In everything we do as the people of God, whether as individuals or as a congregation, being part of God’s mission in the world means extending his self-sacrificing love to others. We do this by practicing a form of love that looks to what’s best for others, no matter what it might cost us. That’s not an easy road to walk, but Jesus knows that because he has walked it ahead of us.

This Christmas, as we celebrate the birth of Jesus, it’s important to remember that what’s at the heart of our festivities is a love that cost God everything. As we encounter this love in the birth of Jesus, and as we remain in this love through faith in him, his love will shape us into people who are willing and able to love others in the same way.

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Joy (Isaiah 12:2-6)

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Can you imagine, every morning when you wake up, having to gather empty jars from your house, carrying them some distance to the village well, filling them with water, and them carrying them home again just so you can have water to wash and cook with during the day? And then doing that again tomorrow, and the next day, and every day for the rest of your life?

Having hot and cold running water in our homes is such an amazing blessing when we stoop to think about it. However, in the ancient world, and in many places still today, the journey to the village well has been a daily routine just so people can wash and cook their food.

I don’t imagine that this daily chore would be a joy-filled experience. Which is why Isaiah 6:3 strikes me as a little strange. The prophet writes, ‘With joy you will draw water from the wells of salvation.’ I’m using the New International Version here because, firstly, it is closer to the original Hebrew wording. However, this verse also points us to the story of Jesus talking with the Samaritan woman at the well in John 4:1-42. That was where Jesus said, ‘whoever drinks the water I give them will never thirst. Indeed, the water I give them will becomes in them a spring of water welling up to eternal life’ (v14 NIV). Here, Jesus is talking about himself as the water in the well of salvation in whom we can find a deep, lasting joy.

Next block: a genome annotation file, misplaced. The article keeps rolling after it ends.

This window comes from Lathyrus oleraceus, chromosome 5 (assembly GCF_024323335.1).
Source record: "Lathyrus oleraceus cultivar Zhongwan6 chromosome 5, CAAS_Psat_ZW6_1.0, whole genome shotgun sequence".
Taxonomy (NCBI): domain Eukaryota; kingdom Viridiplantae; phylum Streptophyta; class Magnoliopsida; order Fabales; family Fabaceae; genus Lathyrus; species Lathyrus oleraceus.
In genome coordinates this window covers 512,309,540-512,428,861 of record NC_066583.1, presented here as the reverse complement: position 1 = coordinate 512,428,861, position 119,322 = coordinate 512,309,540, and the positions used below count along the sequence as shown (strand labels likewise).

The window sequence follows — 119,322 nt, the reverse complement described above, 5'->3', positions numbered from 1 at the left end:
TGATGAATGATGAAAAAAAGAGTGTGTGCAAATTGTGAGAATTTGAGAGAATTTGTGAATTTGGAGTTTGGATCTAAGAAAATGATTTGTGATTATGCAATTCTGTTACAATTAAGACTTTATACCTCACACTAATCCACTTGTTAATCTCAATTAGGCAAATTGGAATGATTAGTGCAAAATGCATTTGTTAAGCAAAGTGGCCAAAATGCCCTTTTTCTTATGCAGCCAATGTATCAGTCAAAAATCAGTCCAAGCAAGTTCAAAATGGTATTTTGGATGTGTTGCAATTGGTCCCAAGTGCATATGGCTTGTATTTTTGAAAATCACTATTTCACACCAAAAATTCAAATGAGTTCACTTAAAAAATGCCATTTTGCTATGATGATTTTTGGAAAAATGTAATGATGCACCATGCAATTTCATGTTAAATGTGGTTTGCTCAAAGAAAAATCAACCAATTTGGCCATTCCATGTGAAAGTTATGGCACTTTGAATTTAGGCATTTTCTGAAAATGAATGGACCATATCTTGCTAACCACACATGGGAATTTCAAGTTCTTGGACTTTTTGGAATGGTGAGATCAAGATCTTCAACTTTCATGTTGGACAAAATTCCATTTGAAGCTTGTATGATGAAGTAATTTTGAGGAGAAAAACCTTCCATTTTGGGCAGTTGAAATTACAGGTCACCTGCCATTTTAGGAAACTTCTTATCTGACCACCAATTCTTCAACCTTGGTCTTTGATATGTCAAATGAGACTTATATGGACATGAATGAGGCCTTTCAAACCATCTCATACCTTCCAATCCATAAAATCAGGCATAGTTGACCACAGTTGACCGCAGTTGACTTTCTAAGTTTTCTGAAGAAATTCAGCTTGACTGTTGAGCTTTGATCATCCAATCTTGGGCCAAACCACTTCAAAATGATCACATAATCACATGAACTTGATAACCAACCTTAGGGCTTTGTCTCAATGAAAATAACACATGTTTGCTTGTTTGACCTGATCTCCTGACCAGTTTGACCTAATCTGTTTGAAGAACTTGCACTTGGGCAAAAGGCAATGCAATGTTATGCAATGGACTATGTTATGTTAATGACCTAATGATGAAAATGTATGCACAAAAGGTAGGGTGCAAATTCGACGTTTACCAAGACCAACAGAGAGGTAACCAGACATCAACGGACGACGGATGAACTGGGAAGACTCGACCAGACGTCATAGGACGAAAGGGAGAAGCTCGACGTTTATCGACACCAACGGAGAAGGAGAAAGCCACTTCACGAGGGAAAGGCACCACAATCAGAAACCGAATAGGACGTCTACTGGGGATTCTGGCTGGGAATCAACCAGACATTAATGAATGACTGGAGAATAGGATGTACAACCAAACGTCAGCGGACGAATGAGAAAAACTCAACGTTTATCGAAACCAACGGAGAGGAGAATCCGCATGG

A couple of weeks ago we talked about how, for Old Testament people, salvation meant so much more than going to heaven when we die. For ancient Hebrew people like Isaiah, salvation was more about life here and now. This is the same life ‘to the full’ (NIV) or the ‘rich and satisfying life’ (NLT) which Jesus offers us in John 10:10. Isaiah talks about this life being found in trusting God and finding freedom from all sorts of fear. We can find deep and lasting joy by trusting God who gives us strength and victory when the challenges and difficulties of this world seem to be too much or too hard for us to handle (Isaiah 12:2). The joy Isaiah describes comes through the promises of the gospel of Jesus: that God is with us, that God is for us, that God loves us enough to give his Son for us on the cross, and his love is stronger than anything in this world, even death itself. The source of biblical joy is Jesus, and the place where we find this joy is in the good news of his birth, life, death and resurrection for us.

Which brings me to a question that has bothered me this week as I’ve prepared this message: how do I help you find this joy? It’s one thing to come to church, hear a message and sing some songs about joy. But finding a deep, lasting joy in Jesus can be something very different.

I wonder if this is where the old saying that you can lead a horse to water but you can’t make it drink becomes applicable? I can point people towards the well of salvation. I can try to give you taste of this life-giving water. But how do I help you find the joy that the Holy Spirit gives through faith in the good news of Jesus?

This image from Isaiah of drawing water from the wells of salvation with joy can actually challenge us to re-think a lot of how we understand ‘church’. For many people I have known, ‘church’ can be a place that is associated with a lot of expectations, obligations and demands, with a not-so-healthy dose of guilt thrown in to make sure we’re doing the ‘right’ thing. This can end up robbing us of joy instead of helping us find joy.

What if, instead, we thought of ‘church’ as a community of believers with whom we are drawing life-giving water from the wells of salvation so that we can find greater joy together in the salvation Jesus has won for us? What if our goal as church was just to find joy in Jesus’ saving work, so we can draw more on the deep, enduring joy of Jesus, we can then share out this life-giving water to others, and they can be finding joy in Jesus as well?

This is another way we can understand discipleship: learning together to throw our buckets into the life-giving water of Jesus, so we can find greater joy in him, no matter what’s going on in our lives. Next year we will be talking more about small groups in our congregation. My hope is that every person who is connected with our congregation will be part of a small group so that together we can be drawing on the life-giving water of Jesus from the well of the gospel and finding greater joy in the life of Jesus.